Europe faces reality of swine flu outbreak
The first confirmed infections of the new strain of the H1N1 virus outside the Americas came as the European Union called for urgent talks to confront the threat.
London -- Europe faced up to the reality of a trans-Atlantic outbreak of Mexican swine flu Monday after two patients tested positive in Scotland following an initial case confirmed in Spain.
The first confirmed infections of the new strain of the H1N1 virus outside the Americas came as the European Union called for urgent talks to confront the threat and the 27-nation bloc advised against non-essential travel to outbreak centres in Mexico and the United States.
As fears for airlines sent shivers down stock markets, a German tour operator cancelled trips to Mexico, Russia began airport checks, Poland tightened border controls and Ukraine banned the import of pork products from Mexico, the US, Canada and New Zealand, where 10 suspect cases have also been identified.
World health officials have stepped up the battle against the new virus as Mexico upped the probable death toll from the epidemic to 149 after the US declared a public emergency. The number of cases under observation in Mexico was more than 1,600.
Two people admitted to a hospital in Scotland after travelling to Mexico have been confirmed as the first cases of swine flu in Britain, Scottish Health Minister Nicola Sturgeon said.
"I can confirm that tests have demonstrated conclusively that the two Scottish cases of swine flu are positive," said Sturgeon, also Deputy First Minister of the semi-autonomous country north of England, adding that the two confirmed patients were "recovering well."
Seven other people who came into contact with them, among 22 tested, have developed mild symptoms of the flu, she added.
"I would reiterate that the threat to the public remains low and that the precautionary actions we have taken over the last two days have been important in allowing us to respond appropriately and give us the best prospect of disrupting the spread of the virus."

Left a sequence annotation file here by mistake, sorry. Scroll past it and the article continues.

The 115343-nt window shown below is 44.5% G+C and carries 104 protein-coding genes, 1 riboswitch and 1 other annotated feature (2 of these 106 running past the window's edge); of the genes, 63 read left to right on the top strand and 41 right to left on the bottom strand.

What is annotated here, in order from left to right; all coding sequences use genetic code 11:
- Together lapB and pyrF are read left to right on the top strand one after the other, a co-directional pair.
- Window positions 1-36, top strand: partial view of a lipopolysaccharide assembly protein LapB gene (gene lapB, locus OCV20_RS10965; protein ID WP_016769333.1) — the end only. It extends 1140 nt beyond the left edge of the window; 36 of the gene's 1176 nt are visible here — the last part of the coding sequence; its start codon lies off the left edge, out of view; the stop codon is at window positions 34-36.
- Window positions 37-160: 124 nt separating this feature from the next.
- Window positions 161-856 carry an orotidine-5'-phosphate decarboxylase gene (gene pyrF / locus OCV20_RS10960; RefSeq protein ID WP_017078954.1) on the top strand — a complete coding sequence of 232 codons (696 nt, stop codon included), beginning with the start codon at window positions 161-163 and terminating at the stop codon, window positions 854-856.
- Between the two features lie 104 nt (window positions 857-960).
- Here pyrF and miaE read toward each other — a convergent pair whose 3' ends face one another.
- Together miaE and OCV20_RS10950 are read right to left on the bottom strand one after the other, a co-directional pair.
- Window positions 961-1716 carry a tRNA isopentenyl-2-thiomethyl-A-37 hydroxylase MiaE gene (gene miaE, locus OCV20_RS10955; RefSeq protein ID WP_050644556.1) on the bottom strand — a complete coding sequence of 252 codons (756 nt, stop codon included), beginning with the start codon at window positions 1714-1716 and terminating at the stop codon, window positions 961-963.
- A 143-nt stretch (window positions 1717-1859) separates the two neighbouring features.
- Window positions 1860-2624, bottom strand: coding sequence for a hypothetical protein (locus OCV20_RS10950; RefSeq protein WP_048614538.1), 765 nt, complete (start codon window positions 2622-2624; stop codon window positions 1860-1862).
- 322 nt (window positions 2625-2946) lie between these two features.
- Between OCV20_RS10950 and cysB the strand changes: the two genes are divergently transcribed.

The health minister for the government in London, Alan Johnson, said earlier that "enhanced" health checks were being implemented at entry points across the British Isles to identify passengers arriving with symptoms of the illness.
Spain's health ministry said tests on a 23-year-old man who returned from Mexico last week confirmed he had contracted the disease. Spain has another 20 suspected cases.
Elsewhere in Europe, six suspected cases are being investigated in Belgium along with five each in Denmark, Sweden and Switzerland and one in France. Three tested negative earlier in the day in France.
EU Health Commissioner Androulla Vassiliou advised caution for all travellers.
"I would try to avoid non-essential travel to the areas which are reported to be in the centre of the cluster," she said in a video statement.
People "should avoid travelling to Mexico or the USA unless it's very urgent for them," she said, adding that the precaution was necessary "to minimise the personal risk and to reduce of the potential risk to spread the infection."
In remarks to the BBC which qualify her comments about travel to the US and Mexico, she stressed: "I meant advice, not a ban, to Mexico City especially and those states in the US where we have many outbreaks."
Her spokeswoman also underlined she was not advising against travel to Spain.
European Commission chief Jose Manuel Barroso said European authorities would remain vigilant.
"We will continue to assess the information we are getting from the experts, evaluate the potential danger and decide together with member states on the measures to take," he said.
Germany's leading tourism group, TUI, cancelled Mexico City visits until May 5, and said it would offer alternatives to clients who had planned to travel to other parts of Mexico.